Mar 30 2017
Director Vijay Milton started off strong with Goli Soda, where he showed us that a strong script and interesting characters can easily overcome a movie’s lack of star power to create a rousing experience. But he forgot all that as the lure of a big star vehicle and a big budget led him to make the terrible 10 Endrathukulla. Thankfully he has learned the lesson well and with Kadugu, makes a confident return to the kind of movie Goli Soda was – an intimate, character-driven film with solid characters and an interesting storyline.
‘Puli’ Pandi(Rajakumaran), a puli vesham artist, does odd jobs for the inspector(Venkatesh) at the police station. Pandi is so good that it feels like he was transplanted from a Vikraman movie. He gets an awkward introduction with a dialog designed to showcase his good heart(he will not do something bad even when no one’s looking) but he does grow on us as he does some good deeds in secret(it is never clear though where he gets the money to give away 50 Rupees or buy a brand new pair of Bata sneakers). Rajakumaran, Devayani’s husband and the butt of numerous jokes when his Thirumathi Thamizh stills were released, is a surprising choice for the role but it works.
Nambi(Bharath, finally finding a good role) is introduced as another do-gooder. But unlike Pandi, he is painted with shades of gray as the film progresses. Some of his actions come as good surprises and drive the story forward but though the motivations behind his changes are strong, the transformations themselves feel a little too quick and abrupt.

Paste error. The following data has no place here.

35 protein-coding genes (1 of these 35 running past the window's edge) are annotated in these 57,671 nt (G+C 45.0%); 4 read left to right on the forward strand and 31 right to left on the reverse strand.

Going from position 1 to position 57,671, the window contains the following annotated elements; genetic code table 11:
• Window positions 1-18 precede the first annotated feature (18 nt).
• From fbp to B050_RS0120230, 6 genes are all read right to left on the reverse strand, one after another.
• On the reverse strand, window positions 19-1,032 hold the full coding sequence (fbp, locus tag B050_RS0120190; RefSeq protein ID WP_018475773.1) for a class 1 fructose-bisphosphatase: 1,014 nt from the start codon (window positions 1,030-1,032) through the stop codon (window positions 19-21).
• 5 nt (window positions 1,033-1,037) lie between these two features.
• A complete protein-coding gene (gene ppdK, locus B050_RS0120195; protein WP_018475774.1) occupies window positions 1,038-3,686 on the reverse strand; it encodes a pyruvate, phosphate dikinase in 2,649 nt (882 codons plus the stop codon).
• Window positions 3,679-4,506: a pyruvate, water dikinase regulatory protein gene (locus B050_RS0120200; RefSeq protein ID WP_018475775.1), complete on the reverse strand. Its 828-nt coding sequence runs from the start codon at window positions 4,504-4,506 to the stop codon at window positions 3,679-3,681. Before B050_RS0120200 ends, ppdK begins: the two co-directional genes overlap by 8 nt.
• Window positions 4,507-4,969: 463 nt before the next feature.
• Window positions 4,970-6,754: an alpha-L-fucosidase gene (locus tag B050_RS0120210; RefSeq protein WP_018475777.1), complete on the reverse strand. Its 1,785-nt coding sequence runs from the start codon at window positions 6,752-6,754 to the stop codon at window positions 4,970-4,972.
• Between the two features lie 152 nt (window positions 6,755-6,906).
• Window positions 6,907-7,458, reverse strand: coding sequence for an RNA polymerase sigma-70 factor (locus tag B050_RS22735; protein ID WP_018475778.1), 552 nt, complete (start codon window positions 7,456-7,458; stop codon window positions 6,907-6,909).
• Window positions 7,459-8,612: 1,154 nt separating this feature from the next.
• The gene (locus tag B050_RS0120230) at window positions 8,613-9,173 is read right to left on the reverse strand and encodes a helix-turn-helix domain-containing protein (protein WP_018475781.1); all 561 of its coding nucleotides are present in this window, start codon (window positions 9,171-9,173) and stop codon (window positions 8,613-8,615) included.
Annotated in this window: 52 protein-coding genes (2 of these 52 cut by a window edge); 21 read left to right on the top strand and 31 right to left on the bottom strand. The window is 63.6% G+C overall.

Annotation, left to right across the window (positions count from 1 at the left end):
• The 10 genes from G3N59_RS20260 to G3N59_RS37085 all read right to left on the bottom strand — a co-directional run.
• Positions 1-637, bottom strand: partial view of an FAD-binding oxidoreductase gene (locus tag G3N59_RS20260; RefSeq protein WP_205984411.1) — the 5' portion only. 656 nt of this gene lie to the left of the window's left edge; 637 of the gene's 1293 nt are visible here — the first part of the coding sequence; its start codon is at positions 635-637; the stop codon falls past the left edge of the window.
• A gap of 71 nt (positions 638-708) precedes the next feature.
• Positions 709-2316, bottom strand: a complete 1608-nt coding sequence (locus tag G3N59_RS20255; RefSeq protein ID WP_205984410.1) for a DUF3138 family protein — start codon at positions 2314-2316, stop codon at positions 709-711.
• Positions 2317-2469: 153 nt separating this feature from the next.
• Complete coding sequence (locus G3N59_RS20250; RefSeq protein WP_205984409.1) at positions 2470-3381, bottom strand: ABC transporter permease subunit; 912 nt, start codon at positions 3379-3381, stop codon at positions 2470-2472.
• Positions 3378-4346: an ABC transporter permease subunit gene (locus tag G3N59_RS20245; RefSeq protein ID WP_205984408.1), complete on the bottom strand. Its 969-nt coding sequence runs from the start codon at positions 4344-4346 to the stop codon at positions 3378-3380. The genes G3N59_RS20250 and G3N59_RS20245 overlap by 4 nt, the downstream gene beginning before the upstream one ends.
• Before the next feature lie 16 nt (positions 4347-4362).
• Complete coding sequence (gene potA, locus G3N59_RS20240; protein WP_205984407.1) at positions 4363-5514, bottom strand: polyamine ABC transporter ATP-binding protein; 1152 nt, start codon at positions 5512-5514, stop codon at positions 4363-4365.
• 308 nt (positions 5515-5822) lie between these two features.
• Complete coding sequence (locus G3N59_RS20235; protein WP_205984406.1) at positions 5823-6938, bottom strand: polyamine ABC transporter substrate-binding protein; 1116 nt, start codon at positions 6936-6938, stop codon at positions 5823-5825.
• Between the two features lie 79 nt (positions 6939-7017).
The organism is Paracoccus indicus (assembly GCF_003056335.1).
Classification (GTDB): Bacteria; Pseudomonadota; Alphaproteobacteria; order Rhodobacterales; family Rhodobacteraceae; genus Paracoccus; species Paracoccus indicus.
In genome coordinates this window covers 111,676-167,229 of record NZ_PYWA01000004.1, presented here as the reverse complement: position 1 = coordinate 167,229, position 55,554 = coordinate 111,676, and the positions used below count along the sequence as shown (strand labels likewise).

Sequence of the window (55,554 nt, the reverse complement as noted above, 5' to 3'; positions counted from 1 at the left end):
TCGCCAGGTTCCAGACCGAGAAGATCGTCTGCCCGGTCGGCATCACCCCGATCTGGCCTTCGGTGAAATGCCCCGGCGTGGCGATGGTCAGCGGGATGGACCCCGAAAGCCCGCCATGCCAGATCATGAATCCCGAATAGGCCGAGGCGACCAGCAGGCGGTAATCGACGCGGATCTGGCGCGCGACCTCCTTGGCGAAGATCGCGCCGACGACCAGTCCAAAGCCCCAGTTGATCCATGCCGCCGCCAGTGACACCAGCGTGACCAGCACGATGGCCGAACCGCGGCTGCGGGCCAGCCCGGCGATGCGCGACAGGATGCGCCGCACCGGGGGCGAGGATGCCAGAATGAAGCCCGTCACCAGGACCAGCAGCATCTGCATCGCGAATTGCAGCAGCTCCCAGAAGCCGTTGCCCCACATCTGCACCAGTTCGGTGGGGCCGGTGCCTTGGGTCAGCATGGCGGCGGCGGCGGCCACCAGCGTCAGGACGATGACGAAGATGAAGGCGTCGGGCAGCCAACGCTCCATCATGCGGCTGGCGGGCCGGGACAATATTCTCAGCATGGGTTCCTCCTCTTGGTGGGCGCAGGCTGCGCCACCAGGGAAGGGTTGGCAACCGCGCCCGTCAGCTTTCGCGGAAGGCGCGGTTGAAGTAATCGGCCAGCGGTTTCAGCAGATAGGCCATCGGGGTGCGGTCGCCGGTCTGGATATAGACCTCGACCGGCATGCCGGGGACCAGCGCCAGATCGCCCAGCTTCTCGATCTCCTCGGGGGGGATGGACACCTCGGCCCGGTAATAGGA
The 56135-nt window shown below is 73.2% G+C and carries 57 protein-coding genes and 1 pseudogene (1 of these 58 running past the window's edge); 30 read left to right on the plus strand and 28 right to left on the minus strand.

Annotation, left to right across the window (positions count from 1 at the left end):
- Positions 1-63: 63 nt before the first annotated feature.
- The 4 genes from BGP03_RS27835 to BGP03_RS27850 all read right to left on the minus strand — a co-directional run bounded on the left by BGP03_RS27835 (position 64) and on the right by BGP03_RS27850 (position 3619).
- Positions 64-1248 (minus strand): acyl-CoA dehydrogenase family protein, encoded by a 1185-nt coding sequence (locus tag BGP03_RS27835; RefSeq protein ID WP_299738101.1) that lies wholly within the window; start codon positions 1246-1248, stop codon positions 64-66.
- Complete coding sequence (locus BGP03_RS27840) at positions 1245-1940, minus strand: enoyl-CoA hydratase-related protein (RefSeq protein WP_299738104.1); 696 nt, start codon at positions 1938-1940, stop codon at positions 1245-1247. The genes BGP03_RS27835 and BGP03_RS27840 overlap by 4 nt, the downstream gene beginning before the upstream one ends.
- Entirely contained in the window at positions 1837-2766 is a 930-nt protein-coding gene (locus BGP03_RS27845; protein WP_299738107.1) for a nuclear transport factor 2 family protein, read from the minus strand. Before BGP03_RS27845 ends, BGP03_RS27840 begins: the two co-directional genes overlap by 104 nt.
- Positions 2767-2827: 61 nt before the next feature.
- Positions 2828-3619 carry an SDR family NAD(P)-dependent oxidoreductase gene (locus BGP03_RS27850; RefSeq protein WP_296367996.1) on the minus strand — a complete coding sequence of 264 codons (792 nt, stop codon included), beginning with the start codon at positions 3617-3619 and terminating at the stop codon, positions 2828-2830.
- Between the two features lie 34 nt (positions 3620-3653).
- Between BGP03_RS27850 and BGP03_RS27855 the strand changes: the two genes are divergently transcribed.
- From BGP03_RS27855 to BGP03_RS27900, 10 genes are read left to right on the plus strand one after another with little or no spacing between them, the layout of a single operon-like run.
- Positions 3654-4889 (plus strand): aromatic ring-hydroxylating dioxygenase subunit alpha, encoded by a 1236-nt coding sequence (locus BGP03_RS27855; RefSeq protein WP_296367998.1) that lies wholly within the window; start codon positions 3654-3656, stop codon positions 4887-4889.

The film proceeds with a light tone initially and is peppered with funny lines from many different characters(an example is Nambi’s grandma with her focus on everyone being fed. She gets a strong punchline at the end too). The comedy with Pandi’s facebook friendship with Evi(Radhika Prasidhha, again playing a teacher) gets a bit loud but it doesn’t go on for too long and gives the opportunity for an in-joke about Rajakumaran. Anirudh(Bharath Seeni), another helper at the police station(his backstory is funnier than Pandi’s), also gets a few laughs with his one-sided love for Maga(Subiksha). There are some sharp social observations too(like how social media has made everyone find their voice, valid or not), mostly from Pandi, but they don’t destroy the film’s tone.
The way Anirudh’s efforts to impress Maga go wrong with Nambi benefiting from them are natural and it initially looks like a way of setting up the movie’s real romance. But we actually get hints about Nambi’s character from these incidents, which gradually leads to the film’s main conflict. The suffering of the girl caught in the middle of it is captured well and the way the different characters react to the incident drives the rest of the film as some of them try to protect her, some run away and others take things into their own hands. Eventually Pandi’s goodness drives his actions and makes us root for him in the slightly over-the-top but still rousing climactic fight.
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